5 guidelines to avoid being ripped off by contractors - Baltimore Post-ExaminerBaltimore Post-Examiner

5 guidelines to avoid being ripped off by contractors

Contractor fraud is common in every city, and Jacksonville is no exception. The tragedy is prime time for contractors to defraud homeowners that think they’ll be working with a reputable contractor to do work on their home or business.

A three-month investigation after Hurricane Irma resulted in five individuals being arrested for construction fraud.

The investigation led to 73 others being charged in fraud. Florida has outlined a contractor check to help residents avoid falling victim to fraud.

1. Check to Make Sure the Contractor is Licensed

Contractors are required to be licensed. The Disaster Fraud Anti-Strike Team, DFAST, recommends making sure that the contractor that you hire is licensed. You can check to see if the contractor has a license through the state at Florida DBPR.

You can search for a licensee by:

  • Name
  • License Number
  • License Type
  • City or County

If a contractor isn’t listed, it’s best to avoid using the contractor even if they have far lower rates than the competition.

2. Check the Contractor’s Workers’ Compensation Compliance

Workers’ compensation compliance protects a contractor’s workforce. A single contractor that is only working for themselves with no other employees may not be required to have workers’ compensation.

But a red flag for fraud is when a contractor has multiple employees and isn’t listed as having workers’ compensation.

You can check the status of a contractor’s workers compensation compliance on Florida’s DFS website.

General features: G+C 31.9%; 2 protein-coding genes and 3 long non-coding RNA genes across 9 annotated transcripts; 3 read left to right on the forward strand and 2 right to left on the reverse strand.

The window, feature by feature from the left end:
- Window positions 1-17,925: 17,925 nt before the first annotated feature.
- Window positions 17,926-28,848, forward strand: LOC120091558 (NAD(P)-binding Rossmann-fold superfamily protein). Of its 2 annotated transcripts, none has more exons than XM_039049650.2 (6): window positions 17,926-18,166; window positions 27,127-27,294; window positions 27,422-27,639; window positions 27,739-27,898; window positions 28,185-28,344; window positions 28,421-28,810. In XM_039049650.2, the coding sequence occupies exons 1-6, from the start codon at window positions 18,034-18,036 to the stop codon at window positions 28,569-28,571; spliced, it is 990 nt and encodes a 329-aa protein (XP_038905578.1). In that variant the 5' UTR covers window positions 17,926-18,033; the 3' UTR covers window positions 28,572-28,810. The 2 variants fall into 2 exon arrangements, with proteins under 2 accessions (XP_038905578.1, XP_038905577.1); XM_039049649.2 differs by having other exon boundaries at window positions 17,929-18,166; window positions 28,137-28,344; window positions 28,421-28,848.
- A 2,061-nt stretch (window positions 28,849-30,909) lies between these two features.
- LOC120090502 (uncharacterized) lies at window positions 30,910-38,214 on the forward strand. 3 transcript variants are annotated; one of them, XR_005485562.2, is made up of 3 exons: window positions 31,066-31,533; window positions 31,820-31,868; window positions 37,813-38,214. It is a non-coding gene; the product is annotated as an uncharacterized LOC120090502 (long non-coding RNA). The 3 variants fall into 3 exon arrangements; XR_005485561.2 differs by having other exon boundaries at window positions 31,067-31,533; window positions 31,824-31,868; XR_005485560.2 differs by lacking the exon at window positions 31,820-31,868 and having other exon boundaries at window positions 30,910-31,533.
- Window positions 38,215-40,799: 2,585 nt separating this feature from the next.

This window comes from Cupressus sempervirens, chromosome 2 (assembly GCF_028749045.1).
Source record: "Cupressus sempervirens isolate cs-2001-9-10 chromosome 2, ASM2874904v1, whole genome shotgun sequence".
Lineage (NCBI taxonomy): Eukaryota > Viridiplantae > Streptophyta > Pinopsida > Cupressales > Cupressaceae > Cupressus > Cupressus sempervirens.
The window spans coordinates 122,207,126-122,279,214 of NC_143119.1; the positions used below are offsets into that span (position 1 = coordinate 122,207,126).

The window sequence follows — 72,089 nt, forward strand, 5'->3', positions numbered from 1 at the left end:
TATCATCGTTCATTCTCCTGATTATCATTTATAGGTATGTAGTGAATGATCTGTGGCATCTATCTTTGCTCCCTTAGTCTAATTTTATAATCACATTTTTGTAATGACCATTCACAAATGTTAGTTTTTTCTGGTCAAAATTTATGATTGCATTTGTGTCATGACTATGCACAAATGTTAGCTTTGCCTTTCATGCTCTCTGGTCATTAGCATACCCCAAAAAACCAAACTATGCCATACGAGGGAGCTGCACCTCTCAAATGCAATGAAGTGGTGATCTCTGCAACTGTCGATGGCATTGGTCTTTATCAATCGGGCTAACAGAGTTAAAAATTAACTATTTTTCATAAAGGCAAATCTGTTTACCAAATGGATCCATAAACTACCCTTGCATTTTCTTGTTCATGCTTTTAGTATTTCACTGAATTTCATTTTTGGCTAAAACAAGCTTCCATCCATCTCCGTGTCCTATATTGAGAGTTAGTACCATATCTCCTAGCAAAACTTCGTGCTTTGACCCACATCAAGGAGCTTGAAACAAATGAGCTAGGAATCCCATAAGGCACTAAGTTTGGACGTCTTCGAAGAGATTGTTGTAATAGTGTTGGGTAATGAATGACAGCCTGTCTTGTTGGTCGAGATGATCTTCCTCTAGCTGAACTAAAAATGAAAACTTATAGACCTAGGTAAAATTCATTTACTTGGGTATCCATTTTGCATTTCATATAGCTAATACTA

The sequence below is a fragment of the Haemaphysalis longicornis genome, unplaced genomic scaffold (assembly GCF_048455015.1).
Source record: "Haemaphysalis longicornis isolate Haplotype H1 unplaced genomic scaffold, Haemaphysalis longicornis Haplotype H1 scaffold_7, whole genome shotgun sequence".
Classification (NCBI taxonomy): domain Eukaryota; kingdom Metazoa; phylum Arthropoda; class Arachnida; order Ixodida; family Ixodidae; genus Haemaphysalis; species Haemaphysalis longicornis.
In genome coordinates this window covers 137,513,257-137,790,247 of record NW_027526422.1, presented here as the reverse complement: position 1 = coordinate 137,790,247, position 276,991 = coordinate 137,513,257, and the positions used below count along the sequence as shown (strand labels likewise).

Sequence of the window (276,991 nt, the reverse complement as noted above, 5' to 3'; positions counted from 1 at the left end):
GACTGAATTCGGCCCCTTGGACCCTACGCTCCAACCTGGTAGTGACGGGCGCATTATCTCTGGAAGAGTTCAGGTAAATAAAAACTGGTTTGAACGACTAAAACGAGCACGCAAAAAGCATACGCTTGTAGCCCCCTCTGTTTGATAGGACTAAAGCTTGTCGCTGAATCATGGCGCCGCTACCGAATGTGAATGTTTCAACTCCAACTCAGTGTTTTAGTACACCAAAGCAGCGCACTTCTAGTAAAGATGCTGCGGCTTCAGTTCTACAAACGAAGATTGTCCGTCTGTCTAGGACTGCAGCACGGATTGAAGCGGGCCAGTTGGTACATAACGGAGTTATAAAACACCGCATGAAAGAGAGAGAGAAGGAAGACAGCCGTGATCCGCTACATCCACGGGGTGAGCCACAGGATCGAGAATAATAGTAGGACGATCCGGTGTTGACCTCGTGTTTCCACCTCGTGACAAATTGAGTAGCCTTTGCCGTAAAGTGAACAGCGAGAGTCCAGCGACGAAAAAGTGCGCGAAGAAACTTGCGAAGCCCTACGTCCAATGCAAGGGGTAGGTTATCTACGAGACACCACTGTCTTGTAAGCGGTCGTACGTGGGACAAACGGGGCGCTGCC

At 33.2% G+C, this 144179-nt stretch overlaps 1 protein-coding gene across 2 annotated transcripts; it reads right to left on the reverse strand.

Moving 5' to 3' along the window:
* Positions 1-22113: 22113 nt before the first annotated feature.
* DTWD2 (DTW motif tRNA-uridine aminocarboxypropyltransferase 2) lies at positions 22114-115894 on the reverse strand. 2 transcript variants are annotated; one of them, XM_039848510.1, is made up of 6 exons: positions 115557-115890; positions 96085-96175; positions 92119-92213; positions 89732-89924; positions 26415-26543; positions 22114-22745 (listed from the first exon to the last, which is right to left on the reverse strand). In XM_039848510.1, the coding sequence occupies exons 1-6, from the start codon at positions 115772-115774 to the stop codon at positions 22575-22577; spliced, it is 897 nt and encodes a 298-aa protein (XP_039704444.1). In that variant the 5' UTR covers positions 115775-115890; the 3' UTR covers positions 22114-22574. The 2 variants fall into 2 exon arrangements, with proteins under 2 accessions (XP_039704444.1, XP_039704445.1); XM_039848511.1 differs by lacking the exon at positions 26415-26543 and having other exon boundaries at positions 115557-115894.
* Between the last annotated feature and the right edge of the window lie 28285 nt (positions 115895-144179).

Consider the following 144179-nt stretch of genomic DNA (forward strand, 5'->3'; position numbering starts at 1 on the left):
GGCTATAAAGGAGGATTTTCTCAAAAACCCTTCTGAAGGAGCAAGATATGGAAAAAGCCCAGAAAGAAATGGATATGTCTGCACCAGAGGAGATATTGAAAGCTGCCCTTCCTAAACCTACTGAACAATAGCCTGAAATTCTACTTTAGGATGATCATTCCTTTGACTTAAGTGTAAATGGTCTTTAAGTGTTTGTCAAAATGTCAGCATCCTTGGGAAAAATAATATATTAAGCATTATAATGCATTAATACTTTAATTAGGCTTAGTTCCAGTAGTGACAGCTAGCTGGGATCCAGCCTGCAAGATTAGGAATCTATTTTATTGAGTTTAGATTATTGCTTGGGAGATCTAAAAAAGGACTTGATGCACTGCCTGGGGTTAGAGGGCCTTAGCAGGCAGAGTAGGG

The search is free and also provides the most recently updated date and time for the database.

3. Perform a Background Check

A background check may be overkill for a drain cleaning, but if you plan on spending thousands or tens of thousands of dollars, you can search people online to see if they have any incidents of:

  • Arrests
  • Criminal activity
  • Sex Offenses
  • Misdemeanors
  • Felonies

You can even find information about the contractor’s career. A background check should be done to ensure that the contractor doesn’t have charges of fraud against them. The good news is that all you need is the person’s first and last name to conduct a search.

It’s worth the time an effort to avoid a potential scam.

4. Check References

If everything has been positive up until this point, it’s a good idea to check the person’s references. You can ask the contractor for references from previous customers to learn more about the work and project that was completed.

Contractors that hire subcontractors to complete the work should also divulge the subcontractor’s information.

You’ll want to do a license, workers’ compensation and a background check on these subcontractors, too. Ask the subcontractor about working with the main contractor, too.

Ask around town about the contractor, too.

Angie’s List provides a list of questions to ask references to see if the contractor is worth hiring. Sometimes, even the nicest contractor in the world will not be a good fit for your project. The contractor that always misses deadlines doesn’t complete work, goes missing for days at a time or always goes over budget may not be the right choice for you.

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